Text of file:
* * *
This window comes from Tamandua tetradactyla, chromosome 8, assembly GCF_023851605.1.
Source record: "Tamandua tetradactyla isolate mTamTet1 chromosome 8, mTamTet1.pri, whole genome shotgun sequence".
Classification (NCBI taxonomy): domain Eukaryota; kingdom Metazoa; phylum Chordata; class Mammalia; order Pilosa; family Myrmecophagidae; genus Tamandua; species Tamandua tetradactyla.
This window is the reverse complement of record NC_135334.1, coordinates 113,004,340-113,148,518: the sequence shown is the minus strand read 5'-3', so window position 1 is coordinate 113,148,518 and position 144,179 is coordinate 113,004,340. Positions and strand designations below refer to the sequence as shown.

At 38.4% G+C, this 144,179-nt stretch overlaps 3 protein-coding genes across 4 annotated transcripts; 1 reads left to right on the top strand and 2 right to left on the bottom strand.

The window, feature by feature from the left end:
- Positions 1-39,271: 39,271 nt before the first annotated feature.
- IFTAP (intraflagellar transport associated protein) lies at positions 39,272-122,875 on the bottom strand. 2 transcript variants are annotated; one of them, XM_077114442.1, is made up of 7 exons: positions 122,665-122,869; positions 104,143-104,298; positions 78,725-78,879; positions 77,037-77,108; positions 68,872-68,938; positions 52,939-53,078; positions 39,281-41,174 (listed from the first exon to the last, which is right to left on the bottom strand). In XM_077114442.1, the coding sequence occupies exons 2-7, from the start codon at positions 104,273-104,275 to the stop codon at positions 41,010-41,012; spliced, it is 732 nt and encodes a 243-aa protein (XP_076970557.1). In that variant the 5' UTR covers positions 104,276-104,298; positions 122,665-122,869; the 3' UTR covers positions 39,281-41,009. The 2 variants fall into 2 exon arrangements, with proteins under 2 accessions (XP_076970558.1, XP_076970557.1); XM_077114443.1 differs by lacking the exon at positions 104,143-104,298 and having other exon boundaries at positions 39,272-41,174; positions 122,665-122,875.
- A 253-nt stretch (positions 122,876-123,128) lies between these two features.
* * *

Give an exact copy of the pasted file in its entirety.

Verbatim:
This window comes from Tamandua tetradactyla, chromosome 8, assembly GCF_023851605.1.
Source record: "Tamandua tetradactyla isolate mTamTet1 chromosome 8, mTamTet1.pri, whole genome shotgun sequence".
Classification (NCBI taxonomy): domain Eukaryota; kingdom Metazoa; phylum Chordata; class Mammalia; order Pilosa; family Myrmecophagidae; genus Tamandua; species Tamandua tetradactyla.
This window is the reverse complement of record NC_135334.1, coordinates 113,004,340-113,148,518: the sequence shown is the minus strand read 5'-3', so window position 1 is coordinate 113,148,518 and position 144,179 is coordinate 113,004,340. Positions and strand designations below refer to the sequence as shown.

At 38.4% G+C, this 144,179-nt stretch overlaps 3 protein-coding genes across 4 annotated transcripts; 1 reads left to right on the top strand and 2 right to left on the bottom strand.

The window, feature by feature from the left end:
- Positions 1-39,271: 39,271 nt before the first annotated feature.
- IFTAP (intraflagellar transport associated protein) lies at positions 39,272-122,875 on the bottom strand. 2 transcript variants are annotated; one of them, XM_077114442.1, is made up of 7 exons: positions 122,665-122,869; positions 104,143-104,298; positions 78,725-78,879; positions 77,037-77,108; positions 68,872-68,938; positions 52,939-53,078; positions 39,281-41,174 (listed from the first exon to the last, which is right to left on the bottom strand). In XM_077114442.1, the coding sequence occupies exons 2-7, from the start codon at positions 104,273-104,275 to the stop codon at positions 41,010-41,012; spliced, it is 732 nt and encodes a 243-aa protein (XP_076970557.1). In that variant the 5' UTR covers positions 104,276-104,298; positions 122,665-122,869; the 3' UTR covers positions 39,281-41,009. The 2 variants fall into 2 exon arrangements, with proteins under 2 accessions (XP_076970558.1, XP_076970557.1); XM_077114443.1 differs by lacking the exon at positions 104,143-104,298 and having other exon boundaries at positions 39,272-41,174; positions 122,665-122,875.
- A 253-nt stretch (positions 122,876-123,128) lies between these two features.